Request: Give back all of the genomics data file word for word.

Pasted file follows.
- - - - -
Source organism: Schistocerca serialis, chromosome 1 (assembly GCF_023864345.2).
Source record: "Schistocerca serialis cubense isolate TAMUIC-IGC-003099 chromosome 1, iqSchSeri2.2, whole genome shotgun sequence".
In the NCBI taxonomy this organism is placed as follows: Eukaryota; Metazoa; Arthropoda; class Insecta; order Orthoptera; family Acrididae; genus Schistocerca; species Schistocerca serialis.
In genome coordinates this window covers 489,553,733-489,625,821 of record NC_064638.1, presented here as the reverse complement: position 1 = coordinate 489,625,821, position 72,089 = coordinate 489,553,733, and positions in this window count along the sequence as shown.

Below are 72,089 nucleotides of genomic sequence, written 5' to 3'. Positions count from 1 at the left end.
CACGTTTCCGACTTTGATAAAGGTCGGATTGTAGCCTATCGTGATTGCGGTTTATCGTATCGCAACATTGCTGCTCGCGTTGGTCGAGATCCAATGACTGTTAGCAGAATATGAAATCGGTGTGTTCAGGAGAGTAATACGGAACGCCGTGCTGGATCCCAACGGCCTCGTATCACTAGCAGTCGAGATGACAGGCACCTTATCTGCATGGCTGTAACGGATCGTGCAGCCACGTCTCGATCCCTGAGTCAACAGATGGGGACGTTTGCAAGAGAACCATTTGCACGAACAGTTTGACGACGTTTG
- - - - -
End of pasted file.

Source organism: Schistocerca serialis, chromosome 1 (assembly GCF_023864345.2).
Source record: "Schistocerca serialis cubense isolate TAMUIC-IGC-003099 chromosome 1, iqSchSeri2.2, whole genome shotgun sequence".
In the NCBI taxonomy this organism is placed as follows: Eukaryota; Metazoa; Arthropoda; class Insecta; order Orthoptera; family Acrididae; genus Schistocerca; species Schistocerca serialis.
In genome coordinates this window covers 489,553,733-489,625,821 of record NC_064638.1, presented here as the reverse complement: position 1 = coordinate 489,625,821, position 72,089 = coordinate 489,553,733, and positions in this window count along the sequence as shown.

Below are 72,089 nucleotides of genomic sequence, written 5' to 3'. Positions count from 1 at the left end.
CACGTTTCCGACTTTGATAAAGGTCGGATTGTAGCCTATCGTGATTGCGGTTTATCGTATCGCAACATTGCTGCTCGCGTTGGTCGAGATCCAATGACTGTTAGCAGAATATGAAATCGGTGTGTTCAGGAGAGTAATACGGAACGCCGTGCTGGATCCCAACGGCCTCGTATCACTAGCAGTCGAGATGACAGGCACCTTATCTGCATGGCTGTAACGGATCGTGCAGCCACGTCTCGATCCCTGAGTCAACAGATGGGGACGTTTGCAAGAGAACCATTTGCACGAACAGTTTGACGACGTTTG